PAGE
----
It was 63 when we left the house, balmy by November standards. The woods were pretty much bare, and the trail was covered with a deep blanket of leaves. As we walked, wood frogs leaped from the cover of leaves, escaping our boots. These frogs actually freeze during the winter, burrowing just under the leaf litter to hibernate. Perhaps they were taking advantage of the warm weather to hunt for bugs. Spring peepers could be heard throughout the woods.
The colors in November are subtle here, the blazing trees now mostly bare. But color there is, if you look carefully. This leaf still holds the remnants of an earlier shower.
|Big tooth aspen leaf|
November challenges us to find beauty in patterns, too, like this fungus growing on the side of a downed tree.
|Turkey tail fungus|
Grasses give a splash of color and texture as they die back for winter.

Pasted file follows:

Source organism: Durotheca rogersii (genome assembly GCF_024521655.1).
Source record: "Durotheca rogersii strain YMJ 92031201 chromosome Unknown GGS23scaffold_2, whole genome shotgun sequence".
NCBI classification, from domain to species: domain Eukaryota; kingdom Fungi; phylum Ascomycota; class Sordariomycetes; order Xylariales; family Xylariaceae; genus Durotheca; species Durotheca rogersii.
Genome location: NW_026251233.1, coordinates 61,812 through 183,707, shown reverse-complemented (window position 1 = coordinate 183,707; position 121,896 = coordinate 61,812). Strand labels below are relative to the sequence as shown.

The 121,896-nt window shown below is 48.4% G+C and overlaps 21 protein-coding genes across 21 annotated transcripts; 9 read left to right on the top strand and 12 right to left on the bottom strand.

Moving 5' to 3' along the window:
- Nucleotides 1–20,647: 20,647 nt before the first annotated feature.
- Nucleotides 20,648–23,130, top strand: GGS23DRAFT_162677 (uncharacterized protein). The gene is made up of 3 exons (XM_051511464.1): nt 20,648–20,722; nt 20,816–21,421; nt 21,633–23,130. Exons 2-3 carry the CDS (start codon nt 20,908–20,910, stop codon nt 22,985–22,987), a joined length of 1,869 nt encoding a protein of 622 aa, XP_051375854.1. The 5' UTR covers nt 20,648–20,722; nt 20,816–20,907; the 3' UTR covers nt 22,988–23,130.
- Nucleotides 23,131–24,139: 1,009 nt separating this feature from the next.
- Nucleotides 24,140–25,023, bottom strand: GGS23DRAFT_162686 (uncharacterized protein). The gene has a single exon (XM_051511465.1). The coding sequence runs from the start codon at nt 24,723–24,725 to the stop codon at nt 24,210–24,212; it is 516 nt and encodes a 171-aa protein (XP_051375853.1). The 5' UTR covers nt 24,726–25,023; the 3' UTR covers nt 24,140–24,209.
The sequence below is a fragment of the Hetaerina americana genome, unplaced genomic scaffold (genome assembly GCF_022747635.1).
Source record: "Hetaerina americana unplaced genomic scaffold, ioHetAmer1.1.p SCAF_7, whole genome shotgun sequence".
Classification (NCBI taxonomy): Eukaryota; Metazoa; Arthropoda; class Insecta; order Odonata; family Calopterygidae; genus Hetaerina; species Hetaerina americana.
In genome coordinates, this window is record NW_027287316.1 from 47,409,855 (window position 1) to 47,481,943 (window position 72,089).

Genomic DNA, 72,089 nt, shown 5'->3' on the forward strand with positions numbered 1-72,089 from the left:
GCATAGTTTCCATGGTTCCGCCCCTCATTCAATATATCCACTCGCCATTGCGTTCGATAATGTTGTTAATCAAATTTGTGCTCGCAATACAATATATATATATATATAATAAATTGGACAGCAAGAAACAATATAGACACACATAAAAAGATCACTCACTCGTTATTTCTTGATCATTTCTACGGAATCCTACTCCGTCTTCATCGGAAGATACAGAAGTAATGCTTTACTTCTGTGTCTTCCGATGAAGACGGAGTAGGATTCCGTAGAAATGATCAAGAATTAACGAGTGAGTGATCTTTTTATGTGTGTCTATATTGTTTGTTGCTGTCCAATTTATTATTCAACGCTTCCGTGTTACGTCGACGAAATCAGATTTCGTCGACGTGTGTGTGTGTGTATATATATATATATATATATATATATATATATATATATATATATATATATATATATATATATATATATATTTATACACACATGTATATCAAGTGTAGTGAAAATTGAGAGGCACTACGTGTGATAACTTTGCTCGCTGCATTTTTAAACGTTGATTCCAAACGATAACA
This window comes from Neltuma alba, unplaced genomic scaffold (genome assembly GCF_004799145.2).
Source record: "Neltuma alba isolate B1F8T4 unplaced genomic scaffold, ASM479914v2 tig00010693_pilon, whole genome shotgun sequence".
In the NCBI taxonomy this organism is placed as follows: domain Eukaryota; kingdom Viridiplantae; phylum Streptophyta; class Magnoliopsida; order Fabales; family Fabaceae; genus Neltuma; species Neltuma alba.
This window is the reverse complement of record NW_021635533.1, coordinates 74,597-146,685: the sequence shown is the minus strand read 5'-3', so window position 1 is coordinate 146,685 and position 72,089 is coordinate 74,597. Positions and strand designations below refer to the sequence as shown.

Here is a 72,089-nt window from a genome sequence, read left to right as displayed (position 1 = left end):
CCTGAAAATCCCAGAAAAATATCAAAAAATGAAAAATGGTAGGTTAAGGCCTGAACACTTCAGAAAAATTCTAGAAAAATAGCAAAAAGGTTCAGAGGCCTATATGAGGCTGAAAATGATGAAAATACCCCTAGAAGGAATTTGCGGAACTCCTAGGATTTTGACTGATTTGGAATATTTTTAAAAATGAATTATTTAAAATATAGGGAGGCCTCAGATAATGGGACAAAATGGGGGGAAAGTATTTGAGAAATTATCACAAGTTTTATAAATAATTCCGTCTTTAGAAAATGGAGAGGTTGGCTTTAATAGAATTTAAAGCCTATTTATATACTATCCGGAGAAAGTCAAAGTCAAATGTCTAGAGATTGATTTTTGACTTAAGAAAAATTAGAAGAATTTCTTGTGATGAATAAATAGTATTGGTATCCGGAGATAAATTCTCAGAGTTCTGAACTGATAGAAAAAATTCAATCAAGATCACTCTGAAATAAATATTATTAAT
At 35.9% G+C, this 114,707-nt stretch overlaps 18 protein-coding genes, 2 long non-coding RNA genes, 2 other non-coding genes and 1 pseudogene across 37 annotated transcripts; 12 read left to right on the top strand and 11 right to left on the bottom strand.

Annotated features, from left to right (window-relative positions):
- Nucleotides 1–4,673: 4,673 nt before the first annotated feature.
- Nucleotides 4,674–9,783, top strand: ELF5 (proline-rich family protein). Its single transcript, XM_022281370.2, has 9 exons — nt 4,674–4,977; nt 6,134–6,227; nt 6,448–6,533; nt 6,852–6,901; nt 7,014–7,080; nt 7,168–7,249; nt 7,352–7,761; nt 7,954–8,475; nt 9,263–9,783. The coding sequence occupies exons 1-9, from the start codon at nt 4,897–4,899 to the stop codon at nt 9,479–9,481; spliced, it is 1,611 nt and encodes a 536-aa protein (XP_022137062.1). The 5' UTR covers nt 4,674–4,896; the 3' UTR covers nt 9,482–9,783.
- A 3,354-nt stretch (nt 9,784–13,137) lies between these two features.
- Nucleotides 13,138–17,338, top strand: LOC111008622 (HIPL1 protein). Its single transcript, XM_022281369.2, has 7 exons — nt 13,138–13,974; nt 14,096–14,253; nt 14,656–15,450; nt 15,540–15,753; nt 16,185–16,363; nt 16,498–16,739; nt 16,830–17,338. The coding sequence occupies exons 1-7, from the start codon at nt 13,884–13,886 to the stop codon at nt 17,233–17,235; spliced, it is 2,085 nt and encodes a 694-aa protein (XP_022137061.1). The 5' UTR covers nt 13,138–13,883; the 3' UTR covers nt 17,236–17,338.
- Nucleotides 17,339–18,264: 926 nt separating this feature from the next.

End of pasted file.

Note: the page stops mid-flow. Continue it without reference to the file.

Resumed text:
This fern frond stood out against a backdrop of dead leaves, moss and pine needles.
Milkweed was exploding across the small meadow, and the air smelled of dried goldenrod.
This late in the season much of the color that remains is low to the ground, like this tiny oak sapling. The fuchsia of its veins is startling in this dull landscape.
Mosses drape themselves over every available surface, enjoying the damp, cool weather. There are
12,000 species of moss, so I am not going to try to id this!
A white oak leaf rests on a dead log.
Lisa found this leaf, one of the last blazes of color in the woods. We couldn't find the tree it came from, so it must have blown in from elsewhere. I couldn't resist putting it on a background of moss, a harbinger of the coming holidays.